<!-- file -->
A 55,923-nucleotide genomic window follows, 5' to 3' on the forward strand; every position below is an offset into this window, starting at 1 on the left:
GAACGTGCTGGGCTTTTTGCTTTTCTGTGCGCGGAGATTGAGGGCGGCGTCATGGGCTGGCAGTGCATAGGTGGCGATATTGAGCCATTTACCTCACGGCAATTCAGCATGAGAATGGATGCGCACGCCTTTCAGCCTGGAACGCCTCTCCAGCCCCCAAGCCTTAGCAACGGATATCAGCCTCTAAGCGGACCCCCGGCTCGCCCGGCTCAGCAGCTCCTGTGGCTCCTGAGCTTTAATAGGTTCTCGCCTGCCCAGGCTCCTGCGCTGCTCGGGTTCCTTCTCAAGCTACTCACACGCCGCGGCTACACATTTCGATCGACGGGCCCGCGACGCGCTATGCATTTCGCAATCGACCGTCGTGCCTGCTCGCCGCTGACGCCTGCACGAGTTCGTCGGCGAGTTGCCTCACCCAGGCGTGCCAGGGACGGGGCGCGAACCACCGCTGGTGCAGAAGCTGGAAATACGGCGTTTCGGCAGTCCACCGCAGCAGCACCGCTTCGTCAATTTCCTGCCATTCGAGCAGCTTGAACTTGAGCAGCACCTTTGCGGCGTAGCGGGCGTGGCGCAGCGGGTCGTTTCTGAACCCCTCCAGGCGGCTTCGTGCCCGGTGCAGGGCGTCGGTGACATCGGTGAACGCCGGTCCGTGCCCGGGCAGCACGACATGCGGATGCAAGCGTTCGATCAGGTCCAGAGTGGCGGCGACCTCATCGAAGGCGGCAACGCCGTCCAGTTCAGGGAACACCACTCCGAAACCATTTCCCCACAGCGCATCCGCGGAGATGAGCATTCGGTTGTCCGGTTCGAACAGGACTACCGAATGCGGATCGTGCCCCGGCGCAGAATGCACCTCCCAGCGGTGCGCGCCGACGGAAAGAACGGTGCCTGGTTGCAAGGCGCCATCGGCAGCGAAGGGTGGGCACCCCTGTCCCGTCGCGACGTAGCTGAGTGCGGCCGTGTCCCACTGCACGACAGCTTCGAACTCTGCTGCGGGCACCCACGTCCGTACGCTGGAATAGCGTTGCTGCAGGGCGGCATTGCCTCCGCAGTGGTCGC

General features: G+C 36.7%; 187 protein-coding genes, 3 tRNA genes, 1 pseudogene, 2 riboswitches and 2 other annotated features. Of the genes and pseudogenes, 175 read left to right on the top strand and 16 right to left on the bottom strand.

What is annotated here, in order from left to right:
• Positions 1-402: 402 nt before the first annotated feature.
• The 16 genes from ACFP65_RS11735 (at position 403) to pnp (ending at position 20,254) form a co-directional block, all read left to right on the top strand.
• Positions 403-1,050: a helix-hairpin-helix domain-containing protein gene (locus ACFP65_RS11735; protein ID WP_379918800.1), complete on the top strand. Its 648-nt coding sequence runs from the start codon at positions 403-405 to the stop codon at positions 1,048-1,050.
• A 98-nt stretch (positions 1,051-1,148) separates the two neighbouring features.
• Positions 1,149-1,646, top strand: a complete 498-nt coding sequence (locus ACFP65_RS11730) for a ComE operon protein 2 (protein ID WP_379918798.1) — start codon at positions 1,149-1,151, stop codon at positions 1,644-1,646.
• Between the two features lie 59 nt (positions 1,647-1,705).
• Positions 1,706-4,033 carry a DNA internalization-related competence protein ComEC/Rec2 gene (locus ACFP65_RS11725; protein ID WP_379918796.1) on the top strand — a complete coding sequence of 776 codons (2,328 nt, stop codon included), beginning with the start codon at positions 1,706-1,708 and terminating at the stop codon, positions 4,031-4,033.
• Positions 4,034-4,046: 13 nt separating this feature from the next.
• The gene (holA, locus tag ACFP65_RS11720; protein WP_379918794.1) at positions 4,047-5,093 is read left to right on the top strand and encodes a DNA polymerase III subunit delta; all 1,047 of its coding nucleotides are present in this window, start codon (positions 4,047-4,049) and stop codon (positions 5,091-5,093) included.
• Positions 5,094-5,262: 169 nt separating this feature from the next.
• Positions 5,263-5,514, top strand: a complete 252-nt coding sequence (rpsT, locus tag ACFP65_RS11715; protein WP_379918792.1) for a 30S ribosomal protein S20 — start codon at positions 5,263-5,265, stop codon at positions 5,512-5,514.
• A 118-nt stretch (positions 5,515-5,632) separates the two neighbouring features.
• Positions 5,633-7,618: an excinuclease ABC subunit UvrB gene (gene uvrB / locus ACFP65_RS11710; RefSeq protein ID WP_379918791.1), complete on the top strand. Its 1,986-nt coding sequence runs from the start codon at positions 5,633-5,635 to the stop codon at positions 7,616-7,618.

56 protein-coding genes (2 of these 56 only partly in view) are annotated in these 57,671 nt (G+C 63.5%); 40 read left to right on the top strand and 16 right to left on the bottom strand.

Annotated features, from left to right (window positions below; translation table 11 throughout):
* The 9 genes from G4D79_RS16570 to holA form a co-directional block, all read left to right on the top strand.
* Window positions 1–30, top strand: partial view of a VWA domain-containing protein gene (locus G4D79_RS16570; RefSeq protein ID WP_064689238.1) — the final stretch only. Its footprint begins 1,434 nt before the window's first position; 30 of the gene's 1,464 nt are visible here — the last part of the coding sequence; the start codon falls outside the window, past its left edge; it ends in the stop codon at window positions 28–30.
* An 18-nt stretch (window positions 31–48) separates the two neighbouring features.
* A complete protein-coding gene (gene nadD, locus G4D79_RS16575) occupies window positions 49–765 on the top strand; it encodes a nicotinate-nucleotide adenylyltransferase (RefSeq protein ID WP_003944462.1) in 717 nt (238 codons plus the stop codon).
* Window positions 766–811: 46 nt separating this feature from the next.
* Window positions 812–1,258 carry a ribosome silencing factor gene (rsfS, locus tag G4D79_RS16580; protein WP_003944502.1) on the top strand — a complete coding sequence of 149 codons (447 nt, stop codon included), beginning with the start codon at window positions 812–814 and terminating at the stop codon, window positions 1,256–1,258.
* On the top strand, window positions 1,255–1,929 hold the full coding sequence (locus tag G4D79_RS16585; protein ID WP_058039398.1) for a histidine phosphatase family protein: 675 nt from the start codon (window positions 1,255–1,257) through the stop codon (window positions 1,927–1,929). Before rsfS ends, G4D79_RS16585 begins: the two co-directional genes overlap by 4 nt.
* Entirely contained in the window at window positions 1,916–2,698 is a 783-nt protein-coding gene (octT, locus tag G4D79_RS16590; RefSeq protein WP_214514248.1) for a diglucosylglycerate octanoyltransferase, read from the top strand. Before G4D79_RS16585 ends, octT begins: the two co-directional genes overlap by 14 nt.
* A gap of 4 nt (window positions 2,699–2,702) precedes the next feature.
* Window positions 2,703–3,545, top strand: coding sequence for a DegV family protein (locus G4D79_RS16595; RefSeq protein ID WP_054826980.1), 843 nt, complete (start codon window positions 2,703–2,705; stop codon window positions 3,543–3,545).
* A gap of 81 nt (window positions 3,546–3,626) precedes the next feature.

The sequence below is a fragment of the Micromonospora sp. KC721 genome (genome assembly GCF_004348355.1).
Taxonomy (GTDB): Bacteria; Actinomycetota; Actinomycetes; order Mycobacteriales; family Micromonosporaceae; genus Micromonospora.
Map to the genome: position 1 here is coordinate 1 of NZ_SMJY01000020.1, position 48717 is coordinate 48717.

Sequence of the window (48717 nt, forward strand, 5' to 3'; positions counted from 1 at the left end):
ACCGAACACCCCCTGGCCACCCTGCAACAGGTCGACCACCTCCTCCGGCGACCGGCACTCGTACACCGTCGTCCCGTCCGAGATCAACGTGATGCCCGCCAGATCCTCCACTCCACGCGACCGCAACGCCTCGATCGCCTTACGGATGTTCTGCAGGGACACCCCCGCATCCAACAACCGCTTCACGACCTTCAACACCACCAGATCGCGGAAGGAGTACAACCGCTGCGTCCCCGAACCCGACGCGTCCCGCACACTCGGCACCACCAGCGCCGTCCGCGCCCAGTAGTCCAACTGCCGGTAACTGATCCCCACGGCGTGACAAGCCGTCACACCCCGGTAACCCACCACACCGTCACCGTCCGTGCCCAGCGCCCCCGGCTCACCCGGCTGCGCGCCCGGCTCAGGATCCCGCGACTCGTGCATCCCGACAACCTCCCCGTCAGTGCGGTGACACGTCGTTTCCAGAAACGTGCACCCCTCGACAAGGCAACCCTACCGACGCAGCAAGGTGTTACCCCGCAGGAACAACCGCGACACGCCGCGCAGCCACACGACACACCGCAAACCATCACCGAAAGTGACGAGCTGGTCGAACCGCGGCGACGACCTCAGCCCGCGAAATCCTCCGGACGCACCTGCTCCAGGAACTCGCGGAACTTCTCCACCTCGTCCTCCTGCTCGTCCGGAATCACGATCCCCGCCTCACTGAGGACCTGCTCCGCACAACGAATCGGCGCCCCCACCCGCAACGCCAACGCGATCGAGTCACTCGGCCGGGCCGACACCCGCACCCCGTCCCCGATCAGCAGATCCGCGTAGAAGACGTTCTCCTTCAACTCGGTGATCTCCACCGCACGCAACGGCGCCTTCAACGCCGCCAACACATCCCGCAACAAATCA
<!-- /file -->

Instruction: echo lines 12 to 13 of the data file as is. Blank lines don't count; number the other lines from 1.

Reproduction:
• Positions 4,034-4,046: 13 nt separating this feature from the next.
• The gene (holA, locus tag ACFP65_RS11720; protein WP_379918794.1) at positions 4,047-5,093 is read left to right on the top strand and encodes a DNA polymerase III subunit delta; all 1,047 of its coding nucleotides are present in this window, start codon (positions 4,047-4,049) and stop codon (positions 5,091-5,093) included.